Master's Degree in Bagpiping and everything else in between
Sean Patrick Regan is about one of a dozen people in the world to have an undergraduate degree in bagpiping. His dad was the first person in the world to get "a degree of any sort in bagpiping from Carnegie Mellon University" (specifically, a Bachelor of Fine Arts in Bagpipe Performance), and has completed a Master's degree in Adult Education and a PhD in Ethnomusicology. Being the third generation bagpiper, Sean has been mastering the art since childhood.
Photos provided by Sean Patrick Regan
Raised in Pittsburgh, Pennsylvania, USA, he started teaching at the age of twelve, participating in different competitions at the same time. Although having an amazing grasp of the instrument, "I didn't understand music theory", explains Sean, therefore deciding to attend Edinboro University of Pennsylvania to explore pedagogy. He graduated Summa Cum Laude, and was the Outstanding Music Major for the Class of 2013, getting a Bachelor of Arts in Music Education.

After graduation, Sean was offered to teach at a military school in Virginia. As the Director of Music, he had to build a music program from scratch, starting with the pipe band. "By the third year, a third of the school was playing in the band", Sean says. "I was also able to tap into the international presence, recruiting a couple of Chinese students, who then invited all of the international students with them."

During the fourth year in Virginia, Sean applied to Carnegie Mellon. Around that time, a piping instructor position opened at Edinboro, which is why he is doing his master's degree part-time.

On top of all the teaching Sean does, he also has one to two dozen private students weekly. "The furthest active one is in Utah", he notes. While a lot of people don't think of bagpipes as an instrument that can be learned through video chat, Sean described the process to be different, not difficult: "You don't need a video to teach someone to play, as most of the mistakes can be heard." As a demonstration, Sean pulled out his own instrument, or a part of it called the chanter, and played. The sound was pristine.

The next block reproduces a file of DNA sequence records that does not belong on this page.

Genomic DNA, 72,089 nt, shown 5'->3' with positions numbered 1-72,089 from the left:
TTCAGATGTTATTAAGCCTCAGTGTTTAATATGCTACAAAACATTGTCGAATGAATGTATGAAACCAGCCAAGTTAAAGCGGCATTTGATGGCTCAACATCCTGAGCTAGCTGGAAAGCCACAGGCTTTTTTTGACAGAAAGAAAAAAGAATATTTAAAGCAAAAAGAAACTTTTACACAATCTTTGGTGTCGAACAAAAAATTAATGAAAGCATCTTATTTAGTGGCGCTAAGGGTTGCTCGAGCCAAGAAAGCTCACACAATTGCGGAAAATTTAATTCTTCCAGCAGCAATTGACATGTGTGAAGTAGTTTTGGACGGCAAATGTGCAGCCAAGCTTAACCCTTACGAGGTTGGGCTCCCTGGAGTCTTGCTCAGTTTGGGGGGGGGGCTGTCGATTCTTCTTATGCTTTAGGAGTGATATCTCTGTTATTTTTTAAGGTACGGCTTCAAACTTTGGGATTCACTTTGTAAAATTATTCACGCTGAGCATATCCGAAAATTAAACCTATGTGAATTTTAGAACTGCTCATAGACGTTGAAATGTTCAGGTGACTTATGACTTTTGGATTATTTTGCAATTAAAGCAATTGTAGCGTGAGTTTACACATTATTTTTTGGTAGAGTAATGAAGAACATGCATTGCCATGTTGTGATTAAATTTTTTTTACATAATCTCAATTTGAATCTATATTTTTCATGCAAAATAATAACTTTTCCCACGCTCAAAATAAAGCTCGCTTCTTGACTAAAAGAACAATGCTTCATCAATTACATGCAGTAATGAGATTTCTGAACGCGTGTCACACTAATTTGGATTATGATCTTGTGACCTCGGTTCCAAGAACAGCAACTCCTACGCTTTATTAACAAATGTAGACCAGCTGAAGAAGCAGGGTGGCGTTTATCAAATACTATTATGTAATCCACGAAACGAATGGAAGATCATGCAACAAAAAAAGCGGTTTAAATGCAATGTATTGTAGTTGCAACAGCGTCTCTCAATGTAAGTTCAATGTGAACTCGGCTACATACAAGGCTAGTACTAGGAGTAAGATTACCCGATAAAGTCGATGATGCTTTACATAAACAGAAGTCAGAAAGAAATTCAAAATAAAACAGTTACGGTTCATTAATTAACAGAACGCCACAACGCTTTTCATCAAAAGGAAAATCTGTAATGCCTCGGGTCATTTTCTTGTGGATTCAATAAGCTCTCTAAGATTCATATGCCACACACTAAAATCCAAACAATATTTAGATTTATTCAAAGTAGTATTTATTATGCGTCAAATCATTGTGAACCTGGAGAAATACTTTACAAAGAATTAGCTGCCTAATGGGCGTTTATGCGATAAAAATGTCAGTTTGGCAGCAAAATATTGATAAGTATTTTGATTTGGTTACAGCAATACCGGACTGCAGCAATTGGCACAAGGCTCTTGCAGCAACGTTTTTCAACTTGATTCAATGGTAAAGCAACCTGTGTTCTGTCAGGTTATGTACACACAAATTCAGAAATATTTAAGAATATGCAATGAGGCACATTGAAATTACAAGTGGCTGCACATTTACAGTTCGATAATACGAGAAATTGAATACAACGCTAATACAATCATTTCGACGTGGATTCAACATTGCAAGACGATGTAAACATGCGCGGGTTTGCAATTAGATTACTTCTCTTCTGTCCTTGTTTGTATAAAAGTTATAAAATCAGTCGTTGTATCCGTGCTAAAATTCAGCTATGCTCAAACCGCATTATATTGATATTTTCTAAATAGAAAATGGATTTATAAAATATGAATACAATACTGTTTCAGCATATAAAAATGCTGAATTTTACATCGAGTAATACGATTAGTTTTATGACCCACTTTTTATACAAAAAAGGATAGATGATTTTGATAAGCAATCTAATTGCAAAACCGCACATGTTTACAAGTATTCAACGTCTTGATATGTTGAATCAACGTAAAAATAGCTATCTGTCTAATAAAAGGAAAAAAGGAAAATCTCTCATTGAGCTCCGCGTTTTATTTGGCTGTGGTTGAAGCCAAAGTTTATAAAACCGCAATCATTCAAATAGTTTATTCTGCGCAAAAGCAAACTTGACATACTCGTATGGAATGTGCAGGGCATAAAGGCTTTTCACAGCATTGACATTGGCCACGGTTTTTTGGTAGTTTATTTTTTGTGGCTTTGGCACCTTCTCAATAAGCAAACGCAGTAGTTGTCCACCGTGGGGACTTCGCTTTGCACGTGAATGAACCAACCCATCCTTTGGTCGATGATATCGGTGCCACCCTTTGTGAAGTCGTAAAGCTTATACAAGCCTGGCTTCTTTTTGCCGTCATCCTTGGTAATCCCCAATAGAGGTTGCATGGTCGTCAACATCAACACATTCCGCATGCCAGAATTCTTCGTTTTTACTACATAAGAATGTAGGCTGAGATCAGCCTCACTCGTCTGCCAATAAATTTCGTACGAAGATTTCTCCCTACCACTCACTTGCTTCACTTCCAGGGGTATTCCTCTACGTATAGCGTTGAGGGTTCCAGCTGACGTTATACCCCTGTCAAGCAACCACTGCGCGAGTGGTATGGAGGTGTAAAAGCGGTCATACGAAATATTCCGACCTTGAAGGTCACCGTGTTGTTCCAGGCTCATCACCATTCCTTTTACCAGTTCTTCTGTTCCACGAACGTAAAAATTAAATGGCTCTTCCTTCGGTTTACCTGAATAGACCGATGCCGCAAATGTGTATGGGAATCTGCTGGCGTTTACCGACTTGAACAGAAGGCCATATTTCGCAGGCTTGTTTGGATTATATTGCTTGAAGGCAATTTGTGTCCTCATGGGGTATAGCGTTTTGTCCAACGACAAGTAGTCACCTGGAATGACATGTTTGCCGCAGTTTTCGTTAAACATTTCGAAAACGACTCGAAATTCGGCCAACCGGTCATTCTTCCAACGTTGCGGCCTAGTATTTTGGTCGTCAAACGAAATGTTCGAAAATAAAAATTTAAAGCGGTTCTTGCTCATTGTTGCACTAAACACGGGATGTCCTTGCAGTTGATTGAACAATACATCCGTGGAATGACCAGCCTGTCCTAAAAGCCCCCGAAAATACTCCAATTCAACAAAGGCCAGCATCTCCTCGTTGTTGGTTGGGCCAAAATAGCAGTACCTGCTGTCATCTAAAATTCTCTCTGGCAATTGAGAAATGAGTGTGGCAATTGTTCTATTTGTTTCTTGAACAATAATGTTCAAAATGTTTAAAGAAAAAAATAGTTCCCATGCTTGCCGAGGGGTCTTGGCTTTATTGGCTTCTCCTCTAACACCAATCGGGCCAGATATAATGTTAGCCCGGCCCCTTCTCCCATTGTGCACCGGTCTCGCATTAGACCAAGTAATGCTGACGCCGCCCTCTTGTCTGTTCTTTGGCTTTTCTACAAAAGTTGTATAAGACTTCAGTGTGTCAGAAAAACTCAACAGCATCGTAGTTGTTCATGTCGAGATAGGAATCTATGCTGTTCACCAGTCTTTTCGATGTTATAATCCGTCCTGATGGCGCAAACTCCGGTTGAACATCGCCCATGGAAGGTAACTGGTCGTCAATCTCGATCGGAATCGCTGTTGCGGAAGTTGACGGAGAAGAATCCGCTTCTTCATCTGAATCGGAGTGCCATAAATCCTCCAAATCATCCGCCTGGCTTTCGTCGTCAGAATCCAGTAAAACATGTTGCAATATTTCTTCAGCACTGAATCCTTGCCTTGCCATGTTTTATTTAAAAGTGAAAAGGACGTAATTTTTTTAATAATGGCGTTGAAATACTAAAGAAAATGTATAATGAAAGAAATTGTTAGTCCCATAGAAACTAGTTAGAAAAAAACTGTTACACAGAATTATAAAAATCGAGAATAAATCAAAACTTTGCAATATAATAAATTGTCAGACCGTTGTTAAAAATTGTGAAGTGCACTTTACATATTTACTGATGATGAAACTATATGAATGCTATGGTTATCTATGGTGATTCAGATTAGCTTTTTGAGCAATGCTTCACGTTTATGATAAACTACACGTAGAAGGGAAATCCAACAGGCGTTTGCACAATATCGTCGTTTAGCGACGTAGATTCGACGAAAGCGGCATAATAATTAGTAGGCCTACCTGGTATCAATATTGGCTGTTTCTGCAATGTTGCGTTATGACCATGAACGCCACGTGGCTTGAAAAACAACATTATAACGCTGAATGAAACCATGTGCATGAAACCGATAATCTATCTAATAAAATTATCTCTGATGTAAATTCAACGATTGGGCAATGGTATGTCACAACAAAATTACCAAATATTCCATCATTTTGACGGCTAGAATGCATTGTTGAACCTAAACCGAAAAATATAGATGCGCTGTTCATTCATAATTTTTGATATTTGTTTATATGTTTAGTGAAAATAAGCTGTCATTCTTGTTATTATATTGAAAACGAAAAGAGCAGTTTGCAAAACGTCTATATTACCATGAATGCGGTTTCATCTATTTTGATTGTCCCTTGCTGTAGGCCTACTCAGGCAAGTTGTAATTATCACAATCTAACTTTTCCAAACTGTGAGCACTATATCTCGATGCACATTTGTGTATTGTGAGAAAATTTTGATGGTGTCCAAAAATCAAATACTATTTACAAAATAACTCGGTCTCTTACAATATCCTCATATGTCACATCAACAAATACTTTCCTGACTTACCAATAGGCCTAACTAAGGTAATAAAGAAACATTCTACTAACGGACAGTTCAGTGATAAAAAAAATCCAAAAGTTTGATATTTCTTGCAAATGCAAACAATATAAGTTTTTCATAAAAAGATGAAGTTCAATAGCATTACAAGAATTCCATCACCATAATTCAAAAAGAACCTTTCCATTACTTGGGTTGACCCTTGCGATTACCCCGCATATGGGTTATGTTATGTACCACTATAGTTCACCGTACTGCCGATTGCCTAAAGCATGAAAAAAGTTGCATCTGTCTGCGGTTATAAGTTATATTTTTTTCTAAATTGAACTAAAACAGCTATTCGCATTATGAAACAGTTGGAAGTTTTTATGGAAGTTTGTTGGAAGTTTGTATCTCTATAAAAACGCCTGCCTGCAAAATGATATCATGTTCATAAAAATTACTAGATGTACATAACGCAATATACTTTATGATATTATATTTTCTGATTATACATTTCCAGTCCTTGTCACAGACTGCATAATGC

Regarding his decision to pursue a master's in bagpiping at CMU, there were a few key factors. As there are only two places on Earth that you can get this degree — Royal Scottish Conservatory and Carnegie Mellon — it was obvious the latter is best because of convenience. A huge reason was also professor Carlisle, whose "sweet" technique of playing and the level of mastery heavily influenced Sean's playing, too. Another motivator was the city itself. "The independent arts scene is very strong", which is very fitting due to piping being "a multiple stream of income lifestyle".

While it is quite difficult to see the direct impact Carnegie Mellon had on Sean, he tells me the community of the university and the city give a lot of opportunities and a sense of hope and almost boundless possibility.
Thinking about the past, the musician remembers having a lot of discussions with his dad on the subject of professional bagpiping. "You don't need a degree to be a professional bagpiper. All you need are a kilt, a bagpipe, and enough knowledge to be able to play a half dozen pieces of music. No one cares that I can play a certain piece better than everyone else. It is the little details that have nothing to do with playing the instrument."

"It doesn't really matter where you go [as an aspiring professional musician]", he concludes. "What matters is that you make it work." Because the majority of your competitors are going to burn out at one point, the most important thing is to set yourself up in a way that allows you to continue your path, while also not getting worn out.